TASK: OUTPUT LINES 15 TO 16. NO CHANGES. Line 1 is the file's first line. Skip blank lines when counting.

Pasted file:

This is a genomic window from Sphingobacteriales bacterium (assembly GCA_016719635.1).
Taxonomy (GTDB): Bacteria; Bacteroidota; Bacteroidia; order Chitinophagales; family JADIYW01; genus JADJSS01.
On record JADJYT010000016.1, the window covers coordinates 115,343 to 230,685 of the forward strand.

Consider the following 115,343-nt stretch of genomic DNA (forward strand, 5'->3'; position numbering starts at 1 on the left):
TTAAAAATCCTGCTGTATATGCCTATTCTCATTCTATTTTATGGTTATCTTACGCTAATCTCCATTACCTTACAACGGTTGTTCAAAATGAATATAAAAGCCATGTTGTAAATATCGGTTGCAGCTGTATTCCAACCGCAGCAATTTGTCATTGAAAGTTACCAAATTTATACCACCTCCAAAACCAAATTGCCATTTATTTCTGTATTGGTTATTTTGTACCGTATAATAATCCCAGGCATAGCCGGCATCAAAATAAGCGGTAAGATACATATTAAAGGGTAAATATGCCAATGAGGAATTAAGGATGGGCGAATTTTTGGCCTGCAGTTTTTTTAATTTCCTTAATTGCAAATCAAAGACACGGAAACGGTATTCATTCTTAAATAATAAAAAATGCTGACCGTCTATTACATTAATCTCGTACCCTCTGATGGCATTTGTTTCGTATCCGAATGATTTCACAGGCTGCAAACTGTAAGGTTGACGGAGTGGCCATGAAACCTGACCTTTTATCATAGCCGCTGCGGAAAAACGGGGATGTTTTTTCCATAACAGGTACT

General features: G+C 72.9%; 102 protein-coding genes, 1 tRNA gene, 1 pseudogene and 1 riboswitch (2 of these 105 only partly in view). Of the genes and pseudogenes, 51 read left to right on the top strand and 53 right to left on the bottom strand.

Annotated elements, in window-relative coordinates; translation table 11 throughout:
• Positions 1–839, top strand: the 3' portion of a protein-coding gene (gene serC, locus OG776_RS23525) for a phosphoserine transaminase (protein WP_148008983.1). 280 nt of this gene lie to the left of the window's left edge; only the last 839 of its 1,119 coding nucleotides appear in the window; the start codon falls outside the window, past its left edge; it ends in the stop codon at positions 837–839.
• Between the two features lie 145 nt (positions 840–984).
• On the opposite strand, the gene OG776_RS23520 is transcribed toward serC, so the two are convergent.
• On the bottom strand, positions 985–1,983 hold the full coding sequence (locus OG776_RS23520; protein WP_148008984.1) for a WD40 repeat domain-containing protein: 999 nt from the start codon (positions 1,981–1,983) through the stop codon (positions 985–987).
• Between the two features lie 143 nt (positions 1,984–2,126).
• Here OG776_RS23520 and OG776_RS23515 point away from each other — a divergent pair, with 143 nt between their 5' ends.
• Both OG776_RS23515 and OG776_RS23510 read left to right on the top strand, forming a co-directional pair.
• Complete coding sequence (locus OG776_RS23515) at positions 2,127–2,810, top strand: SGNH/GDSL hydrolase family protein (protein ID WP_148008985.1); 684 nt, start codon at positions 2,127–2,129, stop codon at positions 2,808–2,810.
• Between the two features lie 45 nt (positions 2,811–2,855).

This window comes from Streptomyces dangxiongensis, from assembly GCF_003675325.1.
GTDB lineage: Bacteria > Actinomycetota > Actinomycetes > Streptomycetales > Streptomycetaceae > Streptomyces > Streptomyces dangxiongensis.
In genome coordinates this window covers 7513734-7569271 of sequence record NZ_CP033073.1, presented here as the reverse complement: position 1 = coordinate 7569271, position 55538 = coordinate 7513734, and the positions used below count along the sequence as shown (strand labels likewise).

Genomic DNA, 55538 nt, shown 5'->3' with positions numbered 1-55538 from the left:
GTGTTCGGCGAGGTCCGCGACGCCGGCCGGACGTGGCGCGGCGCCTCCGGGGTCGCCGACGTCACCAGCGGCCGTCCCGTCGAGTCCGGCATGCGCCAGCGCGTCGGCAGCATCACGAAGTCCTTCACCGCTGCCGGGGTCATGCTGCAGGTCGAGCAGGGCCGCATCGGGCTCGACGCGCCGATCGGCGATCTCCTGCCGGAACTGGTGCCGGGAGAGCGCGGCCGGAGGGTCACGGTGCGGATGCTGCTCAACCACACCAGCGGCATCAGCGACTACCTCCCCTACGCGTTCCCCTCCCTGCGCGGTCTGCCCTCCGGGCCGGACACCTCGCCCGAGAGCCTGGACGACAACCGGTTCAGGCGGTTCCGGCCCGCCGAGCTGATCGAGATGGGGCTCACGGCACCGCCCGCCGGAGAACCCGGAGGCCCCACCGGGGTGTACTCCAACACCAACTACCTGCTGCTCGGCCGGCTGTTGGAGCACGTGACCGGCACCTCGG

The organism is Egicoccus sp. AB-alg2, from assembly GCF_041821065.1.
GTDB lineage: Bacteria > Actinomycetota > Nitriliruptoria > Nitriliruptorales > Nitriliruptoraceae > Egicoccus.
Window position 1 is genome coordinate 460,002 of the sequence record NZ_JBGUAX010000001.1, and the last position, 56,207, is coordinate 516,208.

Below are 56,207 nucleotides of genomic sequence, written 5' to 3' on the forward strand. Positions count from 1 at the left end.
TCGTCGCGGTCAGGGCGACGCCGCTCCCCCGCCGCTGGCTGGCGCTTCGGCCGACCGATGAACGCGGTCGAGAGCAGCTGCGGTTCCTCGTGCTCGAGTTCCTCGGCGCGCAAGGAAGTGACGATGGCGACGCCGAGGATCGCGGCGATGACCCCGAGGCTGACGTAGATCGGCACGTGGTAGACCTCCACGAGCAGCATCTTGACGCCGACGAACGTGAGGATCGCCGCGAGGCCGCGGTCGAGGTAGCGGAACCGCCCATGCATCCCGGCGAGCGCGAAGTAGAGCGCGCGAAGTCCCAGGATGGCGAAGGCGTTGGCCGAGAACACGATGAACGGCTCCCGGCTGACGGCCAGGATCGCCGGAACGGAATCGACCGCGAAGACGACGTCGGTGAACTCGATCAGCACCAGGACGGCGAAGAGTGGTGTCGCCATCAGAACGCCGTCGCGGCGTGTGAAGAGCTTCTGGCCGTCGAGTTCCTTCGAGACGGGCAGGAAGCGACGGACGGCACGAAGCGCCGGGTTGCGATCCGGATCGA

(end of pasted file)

• Complete coding sequence (locus OG776_RS23515) at positions 2,127–2,810, top strand: SGNH/GDSL hydrolase family protein (protein ID WP_148008985.1); 684 nt, start codon at positions 2,127–2,129, stop codon at positions 2,808–2,810.
• Between the two features lie 45 nt (positions 2,811–2,855).